E-Fan Electric Aircraft

E-Fan, a two-seat experimental electric aircraft developed by Airbus Group and partners, was unveiled and made its first public flight demonstration at Bordeaux-Mérignac Airport in France in April 2014. The training aircraft is intended for flying clubs and schools, and can be used for training professional pilots.

Flight tests on the E-Fan 2.0 prototype are currently underway, while development of the production version is expected to begin in June in a production facility near Bordeaux Airport. BpiFrance Public Investment Bank will partially provide finance for the development. The aircraft is expected to enter into service by 2017.

Airbus plans to introduce a new four-seat E-Fan 4.0 version aircraft in the next two years.

Design features of E-Fan aircraft

The E-Fan aircraft design was initiated in late 2011 and the final go-ahead for the E-Fan demonstrator development was obtained in October 2012. The electric aircraft features an all-composite construction using materials provided by French company Aéro Composite Saintonge (ACS). It also includes a pyrotechnically deployed airframe parachute rescue system.

ACJ319 is a VIP configuration business jet, in the ACJ family of jets developed by Airbus.

The aircraft is designed to meet flight training and aeroclub requirements, considering hangar parking space and flight endurance criteria. The design is also aimed to meet the emission standards set in the European Commission report, ‘Flightpath 2050 – Europe’s Vision for Aviation’. The report set the targets in comparison to the standards of the year 2000, which include reducing the aircraft’s carbon dioxide emissions by 75%, nitrous oxide emissions by 90% and noise levels by 65%.

Video cameras are fitted in the aircraft to provide safety, maintain contact with the pilot and monitor flight parameters. The aircraft external dimensions include a length of 6.67m and a wingspan of 9.5m.

Landing gear

The E-Fan aircraft’s landing gear consists of two electrically actuated retractable wheels positioned fore and aft below the fuselage. It also includes two small wheels under the wings. The aft main wheel includes an electric motor with 6kW power, which provides taxiing and acceleration up to 60km/h during take-off. It is designed to provide reduced overall electrical power consumption during the operation.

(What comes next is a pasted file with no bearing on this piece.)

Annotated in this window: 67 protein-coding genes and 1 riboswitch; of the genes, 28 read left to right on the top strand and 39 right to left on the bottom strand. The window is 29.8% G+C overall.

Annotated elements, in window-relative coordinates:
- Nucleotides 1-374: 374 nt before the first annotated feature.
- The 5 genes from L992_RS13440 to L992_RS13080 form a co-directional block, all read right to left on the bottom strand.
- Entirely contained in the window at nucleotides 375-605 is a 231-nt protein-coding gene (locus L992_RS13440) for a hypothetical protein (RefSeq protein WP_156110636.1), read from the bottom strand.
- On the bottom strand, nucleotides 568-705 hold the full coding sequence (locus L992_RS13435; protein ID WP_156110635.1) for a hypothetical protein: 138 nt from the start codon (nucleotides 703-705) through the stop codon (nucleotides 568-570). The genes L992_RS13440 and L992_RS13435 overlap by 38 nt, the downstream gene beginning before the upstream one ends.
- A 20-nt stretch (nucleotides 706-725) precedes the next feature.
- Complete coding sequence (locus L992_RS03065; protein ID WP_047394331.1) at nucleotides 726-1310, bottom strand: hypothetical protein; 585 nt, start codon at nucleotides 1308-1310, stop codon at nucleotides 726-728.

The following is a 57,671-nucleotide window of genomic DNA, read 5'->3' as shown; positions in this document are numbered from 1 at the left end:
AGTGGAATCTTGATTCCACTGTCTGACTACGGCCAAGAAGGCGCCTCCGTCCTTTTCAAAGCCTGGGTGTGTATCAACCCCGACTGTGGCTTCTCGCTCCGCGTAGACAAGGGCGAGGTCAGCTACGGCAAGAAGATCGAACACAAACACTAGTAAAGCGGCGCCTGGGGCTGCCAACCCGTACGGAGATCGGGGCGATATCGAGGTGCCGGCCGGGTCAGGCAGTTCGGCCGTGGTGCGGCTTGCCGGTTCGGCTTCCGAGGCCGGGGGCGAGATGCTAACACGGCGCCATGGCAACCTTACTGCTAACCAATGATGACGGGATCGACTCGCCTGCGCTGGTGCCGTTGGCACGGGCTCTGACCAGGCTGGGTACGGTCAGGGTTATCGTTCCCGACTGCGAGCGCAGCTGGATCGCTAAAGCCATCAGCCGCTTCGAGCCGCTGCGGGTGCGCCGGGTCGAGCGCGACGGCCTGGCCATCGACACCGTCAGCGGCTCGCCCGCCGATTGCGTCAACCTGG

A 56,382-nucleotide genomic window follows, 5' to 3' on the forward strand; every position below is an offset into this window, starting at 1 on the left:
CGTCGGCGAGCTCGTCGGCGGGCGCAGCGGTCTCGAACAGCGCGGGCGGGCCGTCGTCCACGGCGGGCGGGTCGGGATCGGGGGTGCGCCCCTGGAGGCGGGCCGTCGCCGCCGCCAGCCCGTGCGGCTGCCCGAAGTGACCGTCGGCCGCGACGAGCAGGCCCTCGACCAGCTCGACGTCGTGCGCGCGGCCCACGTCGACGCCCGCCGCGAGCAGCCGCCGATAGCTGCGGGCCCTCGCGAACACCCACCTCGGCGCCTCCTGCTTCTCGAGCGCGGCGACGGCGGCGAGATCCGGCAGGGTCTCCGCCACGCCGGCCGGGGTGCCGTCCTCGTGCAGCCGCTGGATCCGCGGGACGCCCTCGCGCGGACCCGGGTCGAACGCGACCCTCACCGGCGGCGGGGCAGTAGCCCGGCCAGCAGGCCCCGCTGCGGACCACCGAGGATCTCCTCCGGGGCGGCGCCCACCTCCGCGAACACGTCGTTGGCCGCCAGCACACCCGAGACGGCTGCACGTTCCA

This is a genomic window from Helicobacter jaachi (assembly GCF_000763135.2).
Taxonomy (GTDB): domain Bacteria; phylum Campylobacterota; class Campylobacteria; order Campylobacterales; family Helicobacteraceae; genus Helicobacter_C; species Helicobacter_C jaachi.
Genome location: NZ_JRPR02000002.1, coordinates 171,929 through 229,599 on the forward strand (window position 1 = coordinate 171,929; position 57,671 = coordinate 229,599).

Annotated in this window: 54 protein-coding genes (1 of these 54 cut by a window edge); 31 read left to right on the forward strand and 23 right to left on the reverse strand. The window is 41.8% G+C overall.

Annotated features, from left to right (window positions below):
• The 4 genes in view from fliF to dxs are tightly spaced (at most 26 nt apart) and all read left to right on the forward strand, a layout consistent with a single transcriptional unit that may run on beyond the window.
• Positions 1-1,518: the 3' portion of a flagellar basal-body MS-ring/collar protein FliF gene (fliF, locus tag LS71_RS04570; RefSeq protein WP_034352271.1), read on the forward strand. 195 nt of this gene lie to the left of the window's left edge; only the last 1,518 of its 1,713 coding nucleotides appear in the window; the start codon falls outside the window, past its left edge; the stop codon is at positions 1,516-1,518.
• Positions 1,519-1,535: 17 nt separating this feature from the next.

Propulsion of the E-Fan electric aircraft

"Airbus plans to introduce a new four-seat E-Fan 4.0 version aircraft in the next two years."

The aircraft is powered by two electric motors with a collective power of 60kW. Two ducted fans enhance the static thrust, reduce the perceived noise and improve the safety on the ground. The electric motors of the aircraft are powered by 250V lithium-ion polymer batteries manufactured by KOKAM.

The aircraft includes 120 cells lithium polymer battery system with a rated capacity of 4V per cell in addition to a backup battery for emergency landing purposes. The battery packs are located in the wings of the aircraft and can be recharged in one hour.

The aircraft is also equipped with a telemetry system, which records all propulsion, battery and engine parameters and transmits them to a ground station.


The E-Fan aircraft has a take-off speed of 110km/h, cruise speed of 160km/h and maximum speed of 220km/h. Its endurance ranges between 45 minutes and one hour.

Partners and suppliers involved with the development of the E-Fan

The E-Fan aircraft was developed by Airbus Group in association with other consortium partners. The core development team consisted of ACS, EADS Innovation Works, Astrium, Eurocopter (now part of Airbus Group). EADS Innovation Works provided the overall project management and overall aircraft energy management system, while ACS provided support in the construction of all composite parts and mechanical assembly of the landing gear and flight controls.

Institut Pprime provided support for the design of the aircraft main spar and the wing. A3IP provided design, routing, prototyping and manufacture support in the production of tailor-made printed circuit boards for electrical networks. RF Tronic Ingénierie provided design and integration of the air-to-ground telemetry system and the flight data recorder, and also developed a software to display the technical flight parameters.

C3 Technologies provided spars and wings, while MAPAERO Aerospace Coatings provided high-quality paint for the aircraft. The propulsion systems were provided by Safran, Snecma, Labinal Power Systems and Aircelle.

Defence project